Scheduled for completion in Summer 2004, this unusually designed bridge, functioning as a sundial at one end and conveying a sense of weightlessness, connects the north and south campuses of Turtle Bay Exploration Park.
Bidwell Mansion State Historic Park is a beautiful, three-story, 26 room Victorian House Museum that stands as a memorial to John and Annie Bidwell. John Bidwell was known throughout California and across the nation as an important pioneer, farmer, soldier, statesman, politician and philanthropist. Annie Ellicott Kennedy Bidwell, the daughter of a socially prominent, high ranking Washington official, was deeply religious, and committed to a number of moral and social causes. Annie was very active in the suffrage and prohibition movements. The Bidwells were married April 16, 1868 in Washington, D.C. with then President Andrew Johnson and future President Ulysses S. Grant among the guests. Upon arrival in Chico, the Bidwells used the Mansion extensively for entertainment of friends. Some of the guests that visited Bidwell Mansion were President Rutherford B. Hayes, General William T. Sherman, Susan B. Anthony, Frances Willard, Governor Stanford, John Muir, and Asa Gray. When constructed, Bidwell Mansion featured the most modern plumbing, gas lighting and water systems. The overall style of the three-story brick structure is that of an Italian Villa, an informal, warmly romantic style. The building's exterior is finished with a pink tinted plaster.
The park is within the Cascade Range and Modoc Plateau natural region, with forest and five miles of streamside and lake shoreline, including a portion of Lake Britton. The park's centerpiece is the 129-foot Burney Falls, which is not the highest or largest waterfall in the state, but possibly the most beautiful. Additional water comes from springs, joining to create a mist-filled basin. Burney Creek originates from the park's underground springs and flows to Lake Britton, getting larger along the way to the majestic falls. The park's landscape was created by volcanic activity as well as erosion from weather and streams. This volcanic region is surrounded by mountain peaks and is covered by black volcanic rock, or basalt. Created over a million years ago, the layered, porous basalt retains rainwater and snow melt, which forms a large underground reservoir. Within the park, the water emerges as springs at and above Burney Falls, where it flows at 100 million gallons every day. Burney Falls was named after pioneer settler Samuel Burney who lived in the area in the 1850s. The McArthurs were pioneer settlers who arrived in the late 1800s. Descendants were responsible for saving the waterfall and nearby land from development. They bought the property and gave it to the state as a gift in the 1920s.Visit McArthur-Burney Falls Memorial State Park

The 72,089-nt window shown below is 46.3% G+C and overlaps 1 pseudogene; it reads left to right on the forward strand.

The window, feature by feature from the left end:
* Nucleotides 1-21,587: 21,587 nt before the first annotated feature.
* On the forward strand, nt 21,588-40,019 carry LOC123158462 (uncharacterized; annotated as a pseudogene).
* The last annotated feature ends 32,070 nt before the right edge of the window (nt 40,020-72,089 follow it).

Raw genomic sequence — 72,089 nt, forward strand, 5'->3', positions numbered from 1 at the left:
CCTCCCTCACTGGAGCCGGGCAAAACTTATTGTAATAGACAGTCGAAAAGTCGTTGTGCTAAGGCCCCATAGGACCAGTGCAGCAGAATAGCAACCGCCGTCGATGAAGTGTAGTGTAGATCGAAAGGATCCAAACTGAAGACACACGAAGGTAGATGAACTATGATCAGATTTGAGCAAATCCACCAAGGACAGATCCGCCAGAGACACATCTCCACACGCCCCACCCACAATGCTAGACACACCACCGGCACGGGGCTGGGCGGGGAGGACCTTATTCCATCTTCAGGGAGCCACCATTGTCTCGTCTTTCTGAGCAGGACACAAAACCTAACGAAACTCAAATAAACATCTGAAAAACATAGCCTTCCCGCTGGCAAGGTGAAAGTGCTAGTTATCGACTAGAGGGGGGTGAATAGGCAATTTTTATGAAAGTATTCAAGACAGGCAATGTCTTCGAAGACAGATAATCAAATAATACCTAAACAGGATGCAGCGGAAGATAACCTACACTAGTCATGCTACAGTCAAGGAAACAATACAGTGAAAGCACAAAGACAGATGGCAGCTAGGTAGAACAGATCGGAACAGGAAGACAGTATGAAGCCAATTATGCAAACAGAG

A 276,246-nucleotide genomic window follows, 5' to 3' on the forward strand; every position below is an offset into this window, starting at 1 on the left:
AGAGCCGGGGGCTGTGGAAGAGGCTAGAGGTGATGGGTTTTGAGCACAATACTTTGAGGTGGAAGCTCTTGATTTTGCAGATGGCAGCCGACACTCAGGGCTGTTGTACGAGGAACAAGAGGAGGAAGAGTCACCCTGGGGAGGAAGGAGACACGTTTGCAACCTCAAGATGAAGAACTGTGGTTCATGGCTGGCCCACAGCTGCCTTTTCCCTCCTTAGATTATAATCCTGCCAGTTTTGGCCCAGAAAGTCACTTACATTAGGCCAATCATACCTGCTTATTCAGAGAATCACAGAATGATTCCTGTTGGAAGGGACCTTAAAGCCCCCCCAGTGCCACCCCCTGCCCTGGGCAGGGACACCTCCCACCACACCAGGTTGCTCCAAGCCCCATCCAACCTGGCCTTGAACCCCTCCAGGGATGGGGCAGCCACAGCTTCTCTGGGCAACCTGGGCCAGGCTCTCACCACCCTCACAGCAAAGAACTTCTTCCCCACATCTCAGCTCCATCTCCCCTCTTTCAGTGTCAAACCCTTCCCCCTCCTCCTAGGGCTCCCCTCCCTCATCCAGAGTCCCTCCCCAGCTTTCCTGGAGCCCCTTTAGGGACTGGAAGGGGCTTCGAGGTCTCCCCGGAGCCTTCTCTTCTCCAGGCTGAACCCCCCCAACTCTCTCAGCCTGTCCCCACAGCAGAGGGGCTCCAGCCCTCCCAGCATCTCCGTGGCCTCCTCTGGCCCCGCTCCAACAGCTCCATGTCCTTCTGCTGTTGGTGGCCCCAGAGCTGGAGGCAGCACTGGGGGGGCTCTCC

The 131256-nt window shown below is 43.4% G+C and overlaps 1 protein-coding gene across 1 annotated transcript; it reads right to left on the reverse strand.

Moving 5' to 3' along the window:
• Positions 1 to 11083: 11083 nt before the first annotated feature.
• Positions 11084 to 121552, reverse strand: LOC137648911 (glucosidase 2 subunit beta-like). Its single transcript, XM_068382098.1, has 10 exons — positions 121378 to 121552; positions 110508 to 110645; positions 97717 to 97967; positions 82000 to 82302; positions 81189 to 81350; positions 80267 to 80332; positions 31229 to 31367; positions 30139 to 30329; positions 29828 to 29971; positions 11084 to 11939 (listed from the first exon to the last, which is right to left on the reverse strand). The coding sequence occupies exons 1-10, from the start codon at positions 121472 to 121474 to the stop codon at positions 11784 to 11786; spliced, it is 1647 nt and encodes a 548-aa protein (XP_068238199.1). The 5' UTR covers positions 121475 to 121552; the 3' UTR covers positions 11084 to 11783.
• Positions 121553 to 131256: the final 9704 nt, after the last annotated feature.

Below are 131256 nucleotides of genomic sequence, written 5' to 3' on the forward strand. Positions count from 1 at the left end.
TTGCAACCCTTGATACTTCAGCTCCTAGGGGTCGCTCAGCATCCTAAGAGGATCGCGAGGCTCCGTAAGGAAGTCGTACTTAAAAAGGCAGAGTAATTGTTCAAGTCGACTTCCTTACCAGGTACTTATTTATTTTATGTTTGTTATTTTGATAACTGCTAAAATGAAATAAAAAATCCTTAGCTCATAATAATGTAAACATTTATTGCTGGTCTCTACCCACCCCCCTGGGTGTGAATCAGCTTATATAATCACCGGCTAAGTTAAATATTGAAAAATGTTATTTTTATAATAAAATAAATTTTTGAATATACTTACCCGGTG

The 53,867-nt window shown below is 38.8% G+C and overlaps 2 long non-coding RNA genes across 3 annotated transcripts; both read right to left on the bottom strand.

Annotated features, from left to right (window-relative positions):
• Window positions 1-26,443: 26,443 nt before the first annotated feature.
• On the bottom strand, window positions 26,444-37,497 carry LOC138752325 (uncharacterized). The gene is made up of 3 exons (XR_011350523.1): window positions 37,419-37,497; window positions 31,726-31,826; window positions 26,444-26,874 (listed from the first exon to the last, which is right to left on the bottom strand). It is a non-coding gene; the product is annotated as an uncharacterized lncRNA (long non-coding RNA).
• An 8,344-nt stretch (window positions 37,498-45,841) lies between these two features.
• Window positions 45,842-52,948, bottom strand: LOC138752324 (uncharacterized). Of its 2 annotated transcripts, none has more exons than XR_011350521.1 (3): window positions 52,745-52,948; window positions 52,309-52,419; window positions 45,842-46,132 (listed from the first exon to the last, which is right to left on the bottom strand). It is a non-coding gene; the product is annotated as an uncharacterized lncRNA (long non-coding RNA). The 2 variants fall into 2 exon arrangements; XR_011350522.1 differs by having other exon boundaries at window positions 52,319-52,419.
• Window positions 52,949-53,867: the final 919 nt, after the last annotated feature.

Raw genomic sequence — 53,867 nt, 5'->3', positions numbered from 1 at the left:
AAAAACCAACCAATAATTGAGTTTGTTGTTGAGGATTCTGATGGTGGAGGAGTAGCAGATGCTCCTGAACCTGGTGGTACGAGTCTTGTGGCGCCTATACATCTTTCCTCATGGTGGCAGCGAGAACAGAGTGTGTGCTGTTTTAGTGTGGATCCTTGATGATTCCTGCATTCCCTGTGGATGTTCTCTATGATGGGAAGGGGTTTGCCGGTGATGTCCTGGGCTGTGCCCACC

Parking aprons have an average length of 16 feet. Madrone Campground is located in the Shasta-Trinity National Forest on the banks of a small creek. Dense vegetation provides shade for the campsites, which offer an excellent view of the natural beauty surrounding the campground. Be sure to take your time and enjoy yourself at this campground, but always remember to store food properly; otherwise you might run into a bear (or even a mountain lion if you're living right). Elevation: 1,500 feet!Visit Madrone Campground
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TH2 is a joint venture created by travel giants: Thor Industries, the world’s largest RV manufacturer, and thl, the world’s largest RV rental and sales operator.